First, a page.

Archive for the ‘Random’ Category

Pascal’s Wager

Blaise Pascal was a 17th century mathematician and physicist, who also lends his name to a [somewhat] unfortunate programing language.  Aside from the scientific realm, he also played a bit in the area of religion.

Pascal postulated that while the supernatural nature of God could not always be explained with reason, a reasonable  person could come to believe in God based on reason alone.  This is the basic idea behind the “Pascal Wager”:

Everyone must choose whether or not God exists, there is no neutral stance.  Because one must choose, it is only logical to weigh the pros and cons of each possibility.  If you choose to believe that God exists, then there are two possible outcomes:  1) God exists and because you believe you will spend eternity in bliss, and 2) God does not exist and death is the end (your belief had no positive or negative gains).  If you choose not to believe in God there are two possible outcomes:  1) God exists and you are eternally damned, and 2) God does not exist and death is the end (your disbelief has no positive or negative gains).  The two outcomes for belief in God are a net gain, and the two outcomes for not believing in God are a net loss.  Therefore, it is only reasonable to wager/bet on a belief in God.

Growing up in the Bible belt, I heard a similar argument from my fellow Christians on a regular basis.  They would explain to people who did not share their belief that “if I am wrong, then I’m still going to be ok; if you are wrong, you are going to hell.”  While I understand (and agree) with the logic here, I always had some pretty serious problems with this line of reasoning.

There is a difference in stating belief and actual belief (or faith).  Simply because a person says they believe in God does not make it so.  Pascal said that even someone that did not believe in God should live as if they did believe, and through their actions they would eventually come to true belief.  I personally believe that this idea is a bit nieve; and that simply willing yourself into belief is an oversimplification of supernatural aspects of faith in a god.

The second issue I have with this line of thinking is that it places the emphasis on a belief in God on a fear of eternal damnation.  I have always had a big issue with theologies that place the primary motivating factor for a belief in God to be a fear of going to hell.  It always seemed to me that while hell might be a consequence of not believing, it should not be the reason to believe.

Pascal’s wager is the prefect example of what happens when you attempt to explain the supernatural complexities of God with human understanding.  God cannot always be placed in the little box of logic and reason we’d like to place Him in.  The very definition of something supernatural is that it is outside of the natural order and understanding of our universe.

i am the only one left

Every time someone brings up Facebook (which is pretty much constantly), I feel like I’m in that Star Trek TNG episode where everyone becomes addicted to that game that rewards the player with a “pleasurable sensation”. I’ve come to the conclusion that new status updates from friends must have the same orgasmic effect on people. Not passing judgement, just sharing an observation :)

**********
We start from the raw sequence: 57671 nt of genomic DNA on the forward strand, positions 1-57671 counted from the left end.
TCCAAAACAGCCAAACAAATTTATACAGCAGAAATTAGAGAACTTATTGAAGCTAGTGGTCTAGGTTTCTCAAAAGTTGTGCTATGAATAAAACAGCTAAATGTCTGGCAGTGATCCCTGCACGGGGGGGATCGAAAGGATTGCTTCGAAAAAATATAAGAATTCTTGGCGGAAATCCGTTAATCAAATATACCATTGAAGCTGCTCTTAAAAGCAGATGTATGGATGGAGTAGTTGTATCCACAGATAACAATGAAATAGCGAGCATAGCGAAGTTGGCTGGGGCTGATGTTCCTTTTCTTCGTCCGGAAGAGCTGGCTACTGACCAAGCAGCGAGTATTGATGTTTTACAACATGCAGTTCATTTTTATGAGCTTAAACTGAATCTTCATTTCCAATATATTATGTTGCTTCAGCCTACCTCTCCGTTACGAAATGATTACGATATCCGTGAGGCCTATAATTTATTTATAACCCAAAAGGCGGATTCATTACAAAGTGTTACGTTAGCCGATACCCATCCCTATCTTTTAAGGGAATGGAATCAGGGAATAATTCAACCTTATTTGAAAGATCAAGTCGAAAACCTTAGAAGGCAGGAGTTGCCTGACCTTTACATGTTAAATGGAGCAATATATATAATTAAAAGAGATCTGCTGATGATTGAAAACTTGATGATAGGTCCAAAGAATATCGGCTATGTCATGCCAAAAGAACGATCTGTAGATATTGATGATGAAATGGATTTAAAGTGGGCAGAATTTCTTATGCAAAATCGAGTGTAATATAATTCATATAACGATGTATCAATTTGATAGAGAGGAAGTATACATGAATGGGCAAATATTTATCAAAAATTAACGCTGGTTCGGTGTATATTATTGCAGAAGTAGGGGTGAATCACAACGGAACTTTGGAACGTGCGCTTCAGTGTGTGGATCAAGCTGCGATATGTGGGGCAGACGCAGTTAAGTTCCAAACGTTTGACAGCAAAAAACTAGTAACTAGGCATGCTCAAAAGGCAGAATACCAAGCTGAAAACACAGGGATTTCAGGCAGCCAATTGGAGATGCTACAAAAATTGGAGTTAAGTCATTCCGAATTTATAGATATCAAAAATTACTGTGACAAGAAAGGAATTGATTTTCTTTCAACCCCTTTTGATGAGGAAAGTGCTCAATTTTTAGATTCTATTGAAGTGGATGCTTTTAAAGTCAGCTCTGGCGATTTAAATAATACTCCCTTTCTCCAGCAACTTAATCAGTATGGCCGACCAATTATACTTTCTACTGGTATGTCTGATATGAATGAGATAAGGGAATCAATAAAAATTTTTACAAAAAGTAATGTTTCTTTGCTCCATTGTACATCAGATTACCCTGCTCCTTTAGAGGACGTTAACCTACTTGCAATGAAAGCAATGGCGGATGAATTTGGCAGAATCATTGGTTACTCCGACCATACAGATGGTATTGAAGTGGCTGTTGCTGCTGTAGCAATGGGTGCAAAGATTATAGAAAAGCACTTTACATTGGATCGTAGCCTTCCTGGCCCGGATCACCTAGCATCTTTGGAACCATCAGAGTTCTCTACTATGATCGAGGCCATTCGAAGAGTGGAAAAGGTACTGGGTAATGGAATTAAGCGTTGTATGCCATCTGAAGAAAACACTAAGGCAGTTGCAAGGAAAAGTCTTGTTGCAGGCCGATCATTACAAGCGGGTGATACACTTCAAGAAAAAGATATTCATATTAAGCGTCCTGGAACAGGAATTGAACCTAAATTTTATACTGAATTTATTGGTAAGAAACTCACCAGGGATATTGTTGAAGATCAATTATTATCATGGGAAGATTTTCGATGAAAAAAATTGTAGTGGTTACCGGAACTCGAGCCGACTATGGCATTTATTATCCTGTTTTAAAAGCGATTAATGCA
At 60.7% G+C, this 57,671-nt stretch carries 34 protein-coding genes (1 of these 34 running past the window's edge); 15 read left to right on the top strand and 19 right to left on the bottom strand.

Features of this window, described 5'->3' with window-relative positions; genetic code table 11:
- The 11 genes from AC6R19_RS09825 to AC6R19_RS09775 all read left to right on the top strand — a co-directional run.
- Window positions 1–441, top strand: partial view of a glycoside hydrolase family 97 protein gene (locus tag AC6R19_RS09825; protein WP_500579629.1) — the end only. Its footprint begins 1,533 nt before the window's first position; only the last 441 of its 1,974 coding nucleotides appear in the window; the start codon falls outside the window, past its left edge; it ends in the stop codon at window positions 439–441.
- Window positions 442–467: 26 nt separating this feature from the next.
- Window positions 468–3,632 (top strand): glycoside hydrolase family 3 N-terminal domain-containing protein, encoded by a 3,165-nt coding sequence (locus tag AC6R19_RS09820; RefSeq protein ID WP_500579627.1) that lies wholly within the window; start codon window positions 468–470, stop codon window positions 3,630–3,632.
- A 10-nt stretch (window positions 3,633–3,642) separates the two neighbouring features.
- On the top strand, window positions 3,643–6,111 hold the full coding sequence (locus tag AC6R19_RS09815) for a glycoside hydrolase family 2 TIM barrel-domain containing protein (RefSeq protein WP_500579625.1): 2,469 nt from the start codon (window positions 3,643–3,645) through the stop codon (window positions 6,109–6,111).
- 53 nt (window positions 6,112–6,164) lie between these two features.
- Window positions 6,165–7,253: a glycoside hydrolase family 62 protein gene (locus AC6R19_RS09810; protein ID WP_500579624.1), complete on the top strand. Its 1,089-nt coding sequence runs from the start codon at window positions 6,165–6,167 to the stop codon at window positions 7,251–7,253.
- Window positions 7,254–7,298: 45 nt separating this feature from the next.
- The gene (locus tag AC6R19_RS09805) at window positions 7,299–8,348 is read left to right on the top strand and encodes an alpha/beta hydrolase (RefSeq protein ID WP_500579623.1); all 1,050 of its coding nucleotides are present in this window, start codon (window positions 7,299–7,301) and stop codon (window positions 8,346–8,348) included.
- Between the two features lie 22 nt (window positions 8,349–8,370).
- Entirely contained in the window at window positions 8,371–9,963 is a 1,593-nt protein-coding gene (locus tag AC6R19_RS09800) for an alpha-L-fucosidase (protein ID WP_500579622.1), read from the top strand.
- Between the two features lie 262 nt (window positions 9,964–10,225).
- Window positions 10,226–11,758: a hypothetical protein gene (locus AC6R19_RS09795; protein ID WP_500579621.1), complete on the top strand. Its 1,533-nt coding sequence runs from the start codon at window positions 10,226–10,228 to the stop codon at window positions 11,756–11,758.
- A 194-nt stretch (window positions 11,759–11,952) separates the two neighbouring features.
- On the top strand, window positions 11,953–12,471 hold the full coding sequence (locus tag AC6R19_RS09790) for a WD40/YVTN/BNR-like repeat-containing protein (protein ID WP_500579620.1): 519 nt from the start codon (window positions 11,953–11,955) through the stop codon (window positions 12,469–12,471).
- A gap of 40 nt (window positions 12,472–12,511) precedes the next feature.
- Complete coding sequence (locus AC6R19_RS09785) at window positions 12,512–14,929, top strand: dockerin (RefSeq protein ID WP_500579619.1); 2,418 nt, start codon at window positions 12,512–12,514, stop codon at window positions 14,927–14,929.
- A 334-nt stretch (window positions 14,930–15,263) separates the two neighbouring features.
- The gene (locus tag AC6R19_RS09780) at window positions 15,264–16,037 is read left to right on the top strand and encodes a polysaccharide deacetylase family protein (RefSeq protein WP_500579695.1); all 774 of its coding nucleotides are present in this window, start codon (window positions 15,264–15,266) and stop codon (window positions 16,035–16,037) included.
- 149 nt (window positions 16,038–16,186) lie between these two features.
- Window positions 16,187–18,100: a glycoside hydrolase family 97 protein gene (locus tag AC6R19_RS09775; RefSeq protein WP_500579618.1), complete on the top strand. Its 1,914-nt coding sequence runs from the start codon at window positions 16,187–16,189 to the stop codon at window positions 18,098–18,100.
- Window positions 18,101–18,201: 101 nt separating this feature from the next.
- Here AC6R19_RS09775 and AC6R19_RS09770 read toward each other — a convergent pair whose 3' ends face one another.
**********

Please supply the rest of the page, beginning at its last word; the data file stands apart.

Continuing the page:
I’m not completely spotless though. See, I once had the addiction too, but I’ve been clean for a little over a year.

It’s not that I’m better than any of you really … I just choose to extend my geeky social awkwardness to the interwebs too.

gear for sale update…

I listed some stuff I’m selling here.  I’ve got to move it pretty quickly, so it looks like I’m going to let it go to a third party reseller.  As such, I’ve had to drop how much I’m asking.

Anyway, just listing one last time here before it all goes away.

  • Behringer JM150 amp w/J3 footswitch:  $200
  • 1999 Epiphone G-400 Custom (triple humbuckers, hardshell case): $175
  • 1997 Series Danelectro Pedals (DC-1, DD-1, DE-1, and D0-1): $15 each
  • Shure SM58:  $30
  • Behringer B-1 Condenser Mic (with case, shockmount, and windscreen): $30
  • Johnson J-Station amp modeler:  $45
  • Yahama DGX-500 88-key keyboard w/Stand:  $100
  • Carvin XP2 Vocal DSP (1u rack):  $30
  • Behringer 12 channel mixer:  $35
  • Behringer Autocom Compressor:  $30
  • Behringer FCB1010 MIDI foot controller:  $45

If you’re so inclined, you can have it all for $700.



The human brain’s ability to recall things from memory (without you even knowing) is remarkable.

I just walked out to my car to get something I left there earlier, and on my way back into the office I typed in the code to the cipher lock on the door and went on my way.  I didn’t think about or try to remember a combination; I just typed it in and opened the door.

As I walked back down the hall, I started to think about all the numbers I have memorized:  phones, ATMs, lock combinations, online passwords, smart card pins, security codes at work/home, etc.  I attempted to make a mental list and put all the codes/passwords to the right application, but it just started to get confusing.

It’s really a miracle that I can walk up to an ATM or go to a web site and enter the proper credentials without conscience effort.  I can dial my wife’s phone number without a second thought, but if you asked me to tell you her number I’m probably stumble through it.

We are amazing machines.